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Temples at Bagan, Myanmar


Four Trent Researchers Receive Over $500,000 in SSHRC Funding

Insight and Insight Development grants support a range of Trent research projects

The innovative work of four Trent University researchers recently received a $500,000 funding infusion, thanks to Social Sciences and Humanities Research Council (SSHRC).

Drs. James Conolly, Jennine Hurl-Eamon, Winnie Lem, and Lisa Janz were recently awarded grants for their individual research projects – ranging from investigations into the influence the environment has on the development of human diets, and a study into the role children and families have played historically in military planning, to understanding the immigrant experience in an age of mobility.

Dr. James Conolly, professor in the department of Anthropology, received a $196,644 Insight Grant for his research project, “Human-environmental relationships in late hunter-gather and early farming societies in the Kawartha Lakes, 4500 to 500 BP.” Professor Conolly’s project aims to further academic understanding of the relationship between hunter-fisher-forager and early farmer land use and structure in the Kawartha Lakes region. His research seeks to affect change in local social planning, regional archaeological protection policies, and increase the control First Nations communities have over the management of their buried heritage. This project will also offer opportunities for five Archaeology or Environmental Science graduate students and up to 60 undergraduates at Trent to gain hands-on experience in the field or laboratory.

Dr. Jennine Hurl-Eamon, a professor of History, will use her $44,974 Insight Grant to create a monograph on the interactions between children and the British army between 1756 and 1815. Professor Hurl-Eamon’s project, titled “Childhood in the Wars of the Long Eighteenth Century,” highlights the agency that children had during this period and the family undercurrents present in between the horrors of war. Her project will contribute to the history of parenthood and build an understanding of the role children played in shaping political and military events. The grant will also support plans to employ a student that would aid in the development of educational programming for Parks Canada’s historical military sites.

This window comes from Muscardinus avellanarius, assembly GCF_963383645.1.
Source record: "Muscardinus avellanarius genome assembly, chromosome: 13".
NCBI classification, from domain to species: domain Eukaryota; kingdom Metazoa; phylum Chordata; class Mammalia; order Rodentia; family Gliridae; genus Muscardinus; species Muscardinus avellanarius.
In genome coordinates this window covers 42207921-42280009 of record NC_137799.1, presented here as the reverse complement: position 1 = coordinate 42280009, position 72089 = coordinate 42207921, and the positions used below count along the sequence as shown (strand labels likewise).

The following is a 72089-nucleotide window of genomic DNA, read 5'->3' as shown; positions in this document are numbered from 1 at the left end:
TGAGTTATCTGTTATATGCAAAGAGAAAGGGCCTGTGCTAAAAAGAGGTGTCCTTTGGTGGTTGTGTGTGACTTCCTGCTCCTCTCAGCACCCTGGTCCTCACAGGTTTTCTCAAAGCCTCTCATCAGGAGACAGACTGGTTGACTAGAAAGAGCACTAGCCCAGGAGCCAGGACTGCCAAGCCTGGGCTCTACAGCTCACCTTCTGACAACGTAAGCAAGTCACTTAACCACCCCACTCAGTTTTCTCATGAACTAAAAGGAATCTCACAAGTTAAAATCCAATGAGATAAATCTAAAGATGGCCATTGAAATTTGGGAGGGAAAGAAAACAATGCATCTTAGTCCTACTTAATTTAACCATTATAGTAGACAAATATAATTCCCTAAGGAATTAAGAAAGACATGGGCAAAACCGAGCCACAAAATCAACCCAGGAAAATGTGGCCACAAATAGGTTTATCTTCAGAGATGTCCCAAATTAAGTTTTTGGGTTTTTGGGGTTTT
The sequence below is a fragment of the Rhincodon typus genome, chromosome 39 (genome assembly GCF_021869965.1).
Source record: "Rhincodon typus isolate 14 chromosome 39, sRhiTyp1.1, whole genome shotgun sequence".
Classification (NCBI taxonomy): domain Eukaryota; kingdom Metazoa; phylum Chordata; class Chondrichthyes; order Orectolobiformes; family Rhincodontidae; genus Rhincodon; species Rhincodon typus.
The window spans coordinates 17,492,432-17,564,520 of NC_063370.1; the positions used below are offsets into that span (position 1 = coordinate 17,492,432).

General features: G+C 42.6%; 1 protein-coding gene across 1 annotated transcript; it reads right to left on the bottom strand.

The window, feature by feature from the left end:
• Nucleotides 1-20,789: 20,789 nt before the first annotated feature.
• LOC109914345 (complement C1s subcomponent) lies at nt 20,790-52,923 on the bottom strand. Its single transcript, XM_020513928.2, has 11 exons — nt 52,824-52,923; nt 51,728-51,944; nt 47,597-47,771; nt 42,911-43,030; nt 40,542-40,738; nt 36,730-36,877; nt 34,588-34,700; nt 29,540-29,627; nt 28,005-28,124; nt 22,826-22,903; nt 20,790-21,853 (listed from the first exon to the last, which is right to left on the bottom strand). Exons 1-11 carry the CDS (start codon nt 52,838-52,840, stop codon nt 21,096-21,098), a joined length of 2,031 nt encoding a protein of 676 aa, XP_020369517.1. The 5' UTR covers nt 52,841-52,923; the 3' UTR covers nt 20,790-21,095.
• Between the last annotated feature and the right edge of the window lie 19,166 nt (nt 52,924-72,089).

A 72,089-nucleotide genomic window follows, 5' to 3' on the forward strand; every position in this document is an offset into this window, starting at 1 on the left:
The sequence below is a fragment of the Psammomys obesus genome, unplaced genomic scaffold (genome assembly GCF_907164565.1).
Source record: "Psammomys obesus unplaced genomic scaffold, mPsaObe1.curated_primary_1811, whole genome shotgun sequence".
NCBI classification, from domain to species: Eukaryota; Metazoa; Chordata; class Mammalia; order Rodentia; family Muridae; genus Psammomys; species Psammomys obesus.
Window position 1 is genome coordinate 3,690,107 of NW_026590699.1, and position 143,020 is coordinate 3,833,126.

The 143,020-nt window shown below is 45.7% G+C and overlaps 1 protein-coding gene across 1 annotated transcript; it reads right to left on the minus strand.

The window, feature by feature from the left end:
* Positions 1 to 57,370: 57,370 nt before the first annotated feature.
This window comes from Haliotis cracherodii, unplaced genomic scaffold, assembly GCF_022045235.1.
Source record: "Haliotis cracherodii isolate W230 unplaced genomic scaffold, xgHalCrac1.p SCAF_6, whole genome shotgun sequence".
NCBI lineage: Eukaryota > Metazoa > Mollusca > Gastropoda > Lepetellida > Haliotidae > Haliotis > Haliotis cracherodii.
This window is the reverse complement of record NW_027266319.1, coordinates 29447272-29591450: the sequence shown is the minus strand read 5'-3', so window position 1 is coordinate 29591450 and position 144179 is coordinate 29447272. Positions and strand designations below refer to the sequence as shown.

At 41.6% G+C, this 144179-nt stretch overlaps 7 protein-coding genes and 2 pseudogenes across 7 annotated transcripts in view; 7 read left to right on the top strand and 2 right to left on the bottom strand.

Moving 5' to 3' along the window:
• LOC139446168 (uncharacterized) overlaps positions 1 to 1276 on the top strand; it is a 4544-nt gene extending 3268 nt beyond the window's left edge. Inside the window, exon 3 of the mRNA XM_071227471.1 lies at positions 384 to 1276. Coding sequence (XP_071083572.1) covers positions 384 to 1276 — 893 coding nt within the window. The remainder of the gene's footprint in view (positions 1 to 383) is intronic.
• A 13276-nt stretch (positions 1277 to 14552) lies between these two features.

International Development Studies professor, Dr. Winnie Lem’s $205,726 Insight Grant supports her for her project “Migrants into Citizens: Formations of Belonging in an Age of Mobility.” Professor Lem’s research focuses on how East Asian and South American transnational migrants develop a sense of belonging in Europe as governing forces emphasis political reform and economic restructuring. By questioning the relationship between migrant livelihood practices and encounters with citizenship making agendas, Prof. Lem is inquiring into the characteristics of the norms and values that are invoked in the activities and programmes offered through supranational, national, and local organizations that intervene in the lives of migrants and the process of migration.

Finally, Dr. Lisa Janz, also of the Anthropology department, was awarded a $70,590 Insight Development Grant for her project, “Diet Breadth and Landscape Ecology in Arid Northeast Asia.” Through collaboration with leading Canadian, American, and Mongolian researchers, Professor Janz’ research will work to address three primary objectives: testing the hypothesis that specific environmental changes parallel the diet breadth expansion; furthering the establishment of strategies for large-scale surveying and excavation in the riverine-steppe environment; and pinpointing the earliest evidence for the practice of herding. 

Posted on January 30, 2017